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St. Louis protester travels to Minneapolis to demand justice for George Floyd

"I couldn't stand to see that video. George Floyd told that officer he couldn't breathe. It was uncalled for," said Derk Brown

ST. LOUIS — Early Wednesday morning Derk Brown flew from St. Louis on a mission to Minneapolis.

"I had to do it. This is important to me. Keeping everybody informed is the goal. We're out here with the people to demand justice," said Brown.

The 32-year-old community activist was among hundreds of protesters demanding justice for George Floyd.

RELATED: FBI called in after man dies following incident with Minneapolis Police

"Yeah, like so many people, I saw the video. George Floyd said he couldn't breathe. The officer continues to have his knee on his back, on his neck and that was pretty much uncalled for," Brown said.

For Derk Brown, jetting off to Minneapolis was a top priority.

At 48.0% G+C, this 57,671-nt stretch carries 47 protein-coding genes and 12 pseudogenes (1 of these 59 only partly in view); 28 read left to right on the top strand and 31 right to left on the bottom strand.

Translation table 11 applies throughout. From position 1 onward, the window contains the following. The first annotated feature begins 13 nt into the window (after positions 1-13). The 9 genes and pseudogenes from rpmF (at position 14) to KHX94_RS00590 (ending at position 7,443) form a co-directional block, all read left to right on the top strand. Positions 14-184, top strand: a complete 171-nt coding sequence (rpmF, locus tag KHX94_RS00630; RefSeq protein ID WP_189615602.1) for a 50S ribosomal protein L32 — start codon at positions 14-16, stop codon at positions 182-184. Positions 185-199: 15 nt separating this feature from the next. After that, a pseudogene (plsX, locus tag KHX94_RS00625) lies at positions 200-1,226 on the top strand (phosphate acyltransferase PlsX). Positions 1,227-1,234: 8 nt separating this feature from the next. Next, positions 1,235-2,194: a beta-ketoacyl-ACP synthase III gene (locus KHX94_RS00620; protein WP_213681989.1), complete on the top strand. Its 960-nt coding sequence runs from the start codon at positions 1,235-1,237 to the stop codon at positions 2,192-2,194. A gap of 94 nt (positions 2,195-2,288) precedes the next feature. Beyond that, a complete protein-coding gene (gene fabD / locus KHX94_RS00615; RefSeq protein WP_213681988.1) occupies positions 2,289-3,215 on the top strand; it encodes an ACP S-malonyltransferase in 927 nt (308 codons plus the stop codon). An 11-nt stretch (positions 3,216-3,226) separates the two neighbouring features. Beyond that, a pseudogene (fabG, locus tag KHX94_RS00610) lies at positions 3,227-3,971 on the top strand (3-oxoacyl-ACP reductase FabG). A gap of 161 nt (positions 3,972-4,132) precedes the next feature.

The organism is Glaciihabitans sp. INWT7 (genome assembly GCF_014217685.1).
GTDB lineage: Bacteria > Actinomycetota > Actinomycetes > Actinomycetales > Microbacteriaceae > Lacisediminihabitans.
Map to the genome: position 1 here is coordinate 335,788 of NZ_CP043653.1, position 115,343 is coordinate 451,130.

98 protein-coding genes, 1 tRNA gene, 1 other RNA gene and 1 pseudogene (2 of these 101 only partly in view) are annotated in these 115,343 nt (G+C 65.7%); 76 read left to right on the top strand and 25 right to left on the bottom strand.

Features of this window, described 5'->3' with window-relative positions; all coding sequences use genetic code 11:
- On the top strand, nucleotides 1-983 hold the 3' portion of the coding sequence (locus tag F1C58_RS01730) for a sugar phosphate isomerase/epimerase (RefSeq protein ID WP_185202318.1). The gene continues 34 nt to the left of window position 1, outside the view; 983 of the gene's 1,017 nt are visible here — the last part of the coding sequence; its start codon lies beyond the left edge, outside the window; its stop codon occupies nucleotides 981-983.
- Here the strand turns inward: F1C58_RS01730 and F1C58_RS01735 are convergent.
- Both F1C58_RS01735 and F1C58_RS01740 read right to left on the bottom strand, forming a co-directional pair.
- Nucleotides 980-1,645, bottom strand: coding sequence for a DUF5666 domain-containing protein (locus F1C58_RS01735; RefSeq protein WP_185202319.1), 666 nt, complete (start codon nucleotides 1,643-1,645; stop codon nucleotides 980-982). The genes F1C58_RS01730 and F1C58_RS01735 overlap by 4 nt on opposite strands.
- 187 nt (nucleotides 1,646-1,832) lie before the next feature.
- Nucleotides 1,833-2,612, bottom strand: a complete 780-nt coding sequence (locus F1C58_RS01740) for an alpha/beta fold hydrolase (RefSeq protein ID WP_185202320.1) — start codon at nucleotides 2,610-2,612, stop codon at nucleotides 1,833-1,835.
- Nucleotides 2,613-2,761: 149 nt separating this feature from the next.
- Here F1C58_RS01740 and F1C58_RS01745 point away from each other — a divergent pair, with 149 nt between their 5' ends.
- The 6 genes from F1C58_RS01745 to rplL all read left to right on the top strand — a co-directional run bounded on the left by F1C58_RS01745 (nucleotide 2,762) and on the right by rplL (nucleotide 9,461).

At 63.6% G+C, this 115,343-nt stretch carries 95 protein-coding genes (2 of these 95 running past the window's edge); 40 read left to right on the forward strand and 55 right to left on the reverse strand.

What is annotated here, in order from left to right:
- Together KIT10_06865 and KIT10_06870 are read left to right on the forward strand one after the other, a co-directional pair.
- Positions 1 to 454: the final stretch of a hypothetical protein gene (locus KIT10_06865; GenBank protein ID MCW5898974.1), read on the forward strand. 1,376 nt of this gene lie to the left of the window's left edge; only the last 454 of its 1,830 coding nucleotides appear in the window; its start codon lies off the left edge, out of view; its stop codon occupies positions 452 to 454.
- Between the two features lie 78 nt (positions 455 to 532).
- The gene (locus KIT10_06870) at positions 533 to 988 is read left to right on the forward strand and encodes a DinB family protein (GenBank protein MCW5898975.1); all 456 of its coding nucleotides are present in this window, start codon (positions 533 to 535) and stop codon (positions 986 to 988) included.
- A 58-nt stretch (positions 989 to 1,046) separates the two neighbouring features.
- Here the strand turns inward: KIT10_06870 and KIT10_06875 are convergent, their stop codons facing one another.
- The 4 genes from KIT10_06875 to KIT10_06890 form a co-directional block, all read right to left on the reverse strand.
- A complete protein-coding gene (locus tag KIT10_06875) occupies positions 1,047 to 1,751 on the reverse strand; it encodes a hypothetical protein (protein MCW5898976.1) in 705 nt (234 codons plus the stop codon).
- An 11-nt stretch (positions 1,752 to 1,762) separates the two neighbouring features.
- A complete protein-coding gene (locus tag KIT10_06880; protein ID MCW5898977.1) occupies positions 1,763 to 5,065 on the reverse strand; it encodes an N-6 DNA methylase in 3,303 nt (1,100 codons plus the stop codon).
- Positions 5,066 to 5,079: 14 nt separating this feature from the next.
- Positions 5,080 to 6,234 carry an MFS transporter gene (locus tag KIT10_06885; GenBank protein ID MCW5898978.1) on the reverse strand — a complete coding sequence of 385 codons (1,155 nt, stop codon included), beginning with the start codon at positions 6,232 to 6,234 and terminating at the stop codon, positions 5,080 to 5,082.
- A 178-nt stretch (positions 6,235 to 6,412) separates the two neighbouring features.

"You got to get the attention of the police, city officials, any anyone else if you want justice. It just flashes back to Ferguson," he recalled.

RELATED: George Floyd's death sparks large protests in Minneapolis

On Aug. 9, 2014, 18-year-old Mike Brown was fatally shot by a white police officer in Ferguson.

Brown's death sparked protests in the streets and clashes among protesters and riot-gear wearing police officers.

Violent scenes Brown said he saw play out on the streets of Minneapolis.

"It's kind of making things worse, all the tear gas and bottle throwing, but at the same time the protesters want justice," said Brown.

"We need both. We need the people that will raise awareness to be in the streets and make sure we pay attention to these issues and we also need to translate that energy into advocacy to change policies, to get different people elected," said David Dwight of the community group, Forward Through Ferguson.

Following Mike Brown's death, Washington University grad David Dwight also demonstrated in Ferguson with a group called Students Standing In Solidarity.

Dwight later joined Forward Through Ferguson in hopes of channeling protests into laws against what he called police brutality.

"What happened to George Floyd doesn't surprise me, sadly, but it's still devastating every time we hear a new name," said Dwight.

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